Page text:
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Aiming to understand the creation and evolution of the universe, Goulianos and his colleagues study the basic constituents of matter by analyzing data from collisions of sub-atomic particles accelerated to very high energies. Their research is currently conducted at CERN in Geneva, Switzerland, using the Large Hadron Collider, the world’s largest sub-atomic particle accelerator.

A large fraction of the energy in particle collisions is converted into a variety of new particles flying away from the collision like exploding fireworks. Most of the created particles have an ephemeral existence, decaying after a brief period of time into more stable ones. Detailed studies of all known particles have revealed an inner order that has been coded into a theoretical framework known as the Standard Model. Matter in all its forms, from stars to living organisms, is described in terms of twelve fundamental particles, six quarks and six leptons, interacting by exchanging force particles—gluons, photons, or W and Z bosons—following strict mathematical rules based on symmetry principles.

The Goulianos laboratory has made substantial contributions to establishing the Standard Model as the premier theory of particle physics. Their experiments at the Intersecting Storage Rings at the European Organization for Nuclear Research (CERN) provided early evidence for the existence of quarks. In other experiments conducted at the Brookhaven National Laboratory, they discovered and measured the rate of neutrino-proton elastic scattering, confirming the neutral-current interactions predicted by the Standard Model. In the collider detector at Fermilab (CDF) experiment, which used proton-antiproton collisions from the Tevatron machine, the Goulianos laboratory contributed to the discovery of the top quark.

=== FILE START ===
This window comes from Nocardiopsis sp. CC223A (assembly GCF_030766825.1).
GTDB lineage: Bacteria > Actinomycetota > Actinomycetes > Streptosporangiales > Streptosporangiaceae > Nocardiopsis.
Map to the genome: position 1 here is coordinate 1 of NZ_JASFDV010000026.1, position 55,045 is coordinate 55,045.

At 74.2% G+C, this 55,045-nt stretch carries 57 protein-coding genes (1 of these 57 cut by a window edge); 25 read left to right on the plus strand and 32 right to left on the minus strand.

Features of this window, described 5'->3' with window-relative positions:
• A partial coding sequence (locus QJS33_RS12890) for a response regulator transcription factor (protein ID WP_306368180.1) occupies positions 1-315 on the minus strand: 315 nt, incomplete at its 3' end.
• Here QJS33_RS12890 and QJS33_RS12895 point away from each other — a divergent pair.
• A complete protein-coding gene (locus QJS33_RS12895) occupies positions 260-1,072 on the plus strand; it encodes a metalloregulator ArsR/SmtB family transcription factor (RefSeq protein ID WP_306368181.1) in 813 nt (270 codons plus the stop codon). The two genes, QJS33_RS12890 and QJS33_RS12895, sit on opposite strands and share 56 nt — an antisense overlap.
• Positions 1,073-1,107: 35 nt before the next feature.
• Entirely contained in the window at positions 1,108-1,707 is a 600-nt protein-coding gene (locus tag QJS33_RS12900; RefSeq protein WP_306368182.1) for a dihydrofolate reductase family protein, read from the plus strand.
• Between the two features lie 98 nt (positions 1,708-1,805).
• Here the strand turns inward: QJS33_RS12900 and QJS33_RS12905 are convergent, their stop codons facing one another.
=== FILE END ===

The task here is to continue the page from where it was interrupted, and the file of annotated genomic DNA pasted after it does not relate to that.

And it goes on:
The Goulianos team currently participates in the international collaboration of the Compact Muon Solenoid (CMS) experiment at the Large Hadron Collider at CERN. On July 4, 2012, CMS and ATLAS, another CERN experiment, announced the discovery of the Higgs particle, which could explain the diversity of quark masses. This result was corroborated by a CDF measurement. The Higgs discovery marks the end of a half-century’s hunt for its existence by thousands of scientists around the world and motivates the effort to conduct higher precision experimental tests to look for violations that might come from new physics.

Other physics activities of the Goulianos team at CDF and CMS have included working on phenomenological models aimed at accommodating gravity in the Standard Model and explaining dark matter and dark energy. Presently, the team is studying diffractive phenomena, which provide a window to a component of the Standard Model important for understanding the structure of particles like the proton.

Carrying over the experience gained at the Tevatron to their research at the Large Hadron Collider, Goulianos and his team are uniquely positioned to make new discoveries in areas of physics beyond the Standard Model to advance “Scientia Pro Bono Humani Generis.”